Russian Gaddafi groupie girl triggers attack on embassy in Libya
While in Libya Ekaterina Uztyuzhaninova gained notoriety as a political activist. Using the pen name Katya Cyaegha she became one of the most vocal and passionate members of the online community supporting Col. Gaddafi.
Ustyuzhaninova is known to have been an accomplished weight lifter and won a number of competitions in Russia and participated in several international events.
“She is not a bad person, but she wasn’t completely stable since some tragic events in her life,” Dmitry Ershov, who met her when he was looking for people to work as journalists in wartime Libya. He told Life News. “She wanted to go to Libya, but not for journalistic work. She supported the image of Muammar Gaddafi. Not his regime, but his image.”
At the peak of the Libyan
conflict, 'Cyaegha' raised money to fund her one-woman
expeditionary force. She travelled to Libya through Tunisia,
saying that her goal was “to help Gaddafi or die for
She managed to publish a number of reports of her exploits in Tripoli, which by that time was taken by the ‘rats’ – the derogatory name she used for the opposition forces. The messages were full of disdain for Gaddafi’s enemies and showed Cyaegha’s disregard for her personal safety.
“Some guy threatened me with an assault rifle and even shot in the ground next to my feet. But when he saw that I’m not afraid and have a knife, he ran away with his ass forward,” one of her first reports said.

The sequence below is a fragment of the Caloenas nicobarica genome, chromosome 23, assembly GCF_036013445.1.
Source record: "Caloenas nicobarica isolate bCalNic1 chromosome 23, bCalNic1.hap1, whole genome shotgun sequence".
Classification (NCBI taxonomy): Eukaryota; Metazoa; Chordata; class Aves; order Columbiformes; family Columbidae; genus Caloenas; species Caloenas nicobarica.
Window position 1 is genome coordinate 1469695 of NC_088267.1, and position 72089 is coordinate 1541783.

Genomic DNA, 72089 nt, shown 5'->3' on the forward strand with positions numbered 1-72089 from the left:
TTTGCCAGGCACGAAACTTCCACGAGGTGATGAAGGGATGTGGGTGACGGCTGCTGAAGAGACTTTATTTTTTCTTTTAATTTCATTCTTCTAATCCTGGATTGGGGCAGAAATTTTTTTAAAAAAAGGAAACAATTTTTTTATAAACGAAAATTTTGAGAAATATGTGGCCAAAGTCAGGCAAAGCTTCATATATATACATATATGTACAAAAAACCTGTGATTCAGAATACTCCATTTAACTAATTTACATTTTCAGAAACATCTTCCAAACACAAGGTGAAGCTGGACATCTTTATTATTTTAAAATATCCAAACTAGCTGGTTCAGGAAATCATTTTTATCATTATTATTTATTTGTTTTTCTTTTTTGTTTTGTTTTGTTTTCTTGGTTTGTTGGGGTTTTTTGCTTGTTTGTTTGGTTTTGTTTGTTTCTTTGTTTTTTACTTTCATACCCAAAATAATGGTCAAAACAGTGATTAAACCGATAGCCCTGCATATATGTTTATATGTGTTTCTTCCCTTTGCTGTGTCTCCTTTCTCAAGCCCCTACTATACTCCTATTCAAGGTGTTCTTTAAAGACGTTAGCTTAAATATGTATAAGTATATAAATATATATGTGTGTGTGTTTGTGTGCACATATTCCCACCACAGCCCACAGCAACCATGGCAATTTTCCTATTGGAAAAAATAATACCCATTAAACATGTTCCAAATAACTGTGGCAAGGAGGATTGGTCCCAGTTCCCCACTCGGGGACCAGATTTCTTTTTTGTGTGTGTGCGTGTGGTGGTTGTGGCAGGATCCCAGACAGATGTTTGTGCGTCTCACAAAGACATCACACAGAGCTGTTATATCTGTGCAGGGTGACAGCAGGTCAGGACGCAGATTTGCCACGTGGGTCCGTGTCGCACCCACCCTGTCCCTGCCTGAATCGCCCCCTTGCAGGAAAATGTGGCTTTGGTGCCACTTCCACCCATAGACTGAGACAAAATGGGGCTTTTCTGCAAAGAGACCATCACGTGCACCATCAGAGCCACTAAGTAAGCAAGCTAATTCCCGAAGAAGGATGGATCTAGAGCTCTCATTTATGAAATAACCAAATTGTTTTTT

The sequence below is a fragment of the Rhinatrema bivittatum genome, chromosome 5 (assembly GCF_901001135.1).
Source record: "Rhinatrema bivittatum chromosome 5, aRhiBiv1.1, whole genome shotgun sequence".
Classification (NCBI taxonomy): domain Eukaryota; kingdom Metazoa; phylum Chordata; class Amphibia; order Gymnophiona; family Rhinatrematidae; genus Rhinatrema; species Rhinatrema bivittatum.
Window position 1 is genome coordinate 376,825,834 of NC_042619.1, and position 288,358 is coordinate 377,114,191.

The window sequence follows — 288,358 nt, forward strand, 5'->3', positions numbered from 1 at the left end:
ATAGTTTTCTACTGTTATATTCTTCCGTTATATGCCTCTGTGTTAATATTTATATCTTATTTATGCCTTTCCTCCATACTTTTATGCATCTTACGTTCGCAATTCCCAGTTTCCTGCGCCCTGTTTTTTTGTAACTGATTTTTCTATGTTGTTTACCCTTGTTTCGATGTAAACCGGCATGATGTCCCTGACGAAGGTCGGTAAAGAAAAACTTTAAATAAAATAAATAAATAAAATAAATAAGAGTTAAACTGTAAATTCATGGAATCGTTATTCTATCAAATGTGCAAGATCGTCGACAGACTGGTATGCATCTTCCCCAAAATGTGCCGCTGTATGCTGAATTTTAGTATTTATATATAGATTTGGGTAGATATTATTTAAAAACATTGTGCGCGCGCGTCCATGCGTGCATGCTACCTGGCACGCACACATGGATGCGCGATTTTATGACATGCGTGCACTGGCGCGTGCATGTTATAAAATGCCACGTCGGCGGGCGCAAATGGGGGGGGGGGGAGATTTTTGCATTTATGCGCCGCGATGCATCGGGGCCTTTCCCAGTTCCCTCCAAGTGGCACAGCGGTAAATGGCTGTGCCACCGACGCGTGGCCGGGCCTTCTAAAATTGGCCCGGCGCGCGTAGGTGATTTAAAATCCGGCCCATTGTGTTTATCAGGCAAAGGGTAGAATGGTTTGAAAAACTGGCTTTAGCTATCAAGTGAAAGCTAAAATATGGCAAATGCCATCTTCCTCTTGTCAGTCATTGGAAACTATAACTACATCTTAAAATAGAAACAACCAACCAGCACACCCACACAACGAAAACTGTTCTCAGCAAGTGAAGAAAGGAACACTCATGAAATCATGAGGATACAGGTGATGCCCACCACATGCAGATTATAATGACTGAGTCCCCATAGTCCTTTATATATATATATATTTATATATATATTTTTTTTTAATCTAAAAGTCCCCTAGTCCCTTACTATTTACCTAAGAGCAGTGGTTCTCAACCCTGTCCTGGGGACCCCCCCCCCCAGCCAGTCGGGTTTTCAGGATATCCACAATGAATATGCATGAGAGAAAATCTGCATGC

“Cthulhian brain-f*ckedness beats Arab effrontery,” it added in a reference to Cyaegha’s nickname, which is borrowed from a deity feathered in horror fiction of Cthulhu Mythos.
The self declared mercenary fell on hard times after the fall of Gaddafi. His supporters had to do a whip round to pay her $2000 hotel bill, and buy her an air ticket home. She was reportedly kept ‘under house arrest’ at the Russian embassy at the time out of fear of being thrown to a debtor’s prison.
It’s not clear what she did since then or whether she did return to her home city of Novosibirsk, as some online reports claimed, or stayed in Libya. One of her friends in the pro-Gaddafi community says she received an e-mail from Cyaegha about a week ago, which seems to show that she was preparing for some drastic action.
“I know I will die in combat,” the message says. “There’s nothing bad about it. There is no heaven, life is short and the only sense a person may give to it is if some god or demon chooses to use him. And will then throw away like a used condom.”
“This is war, and people get killed at war. I hope I’ll manage to give the rats as much sh*t as my body and mind can do,” the text goes.
Cyaegha’s supposed letter says that her 2011 pro-Gaddafi activism was “something more mystical than just reposting news”.
“It is still alive. It is calling us back. But if I start telling you, you will think I am totally out of my mind.”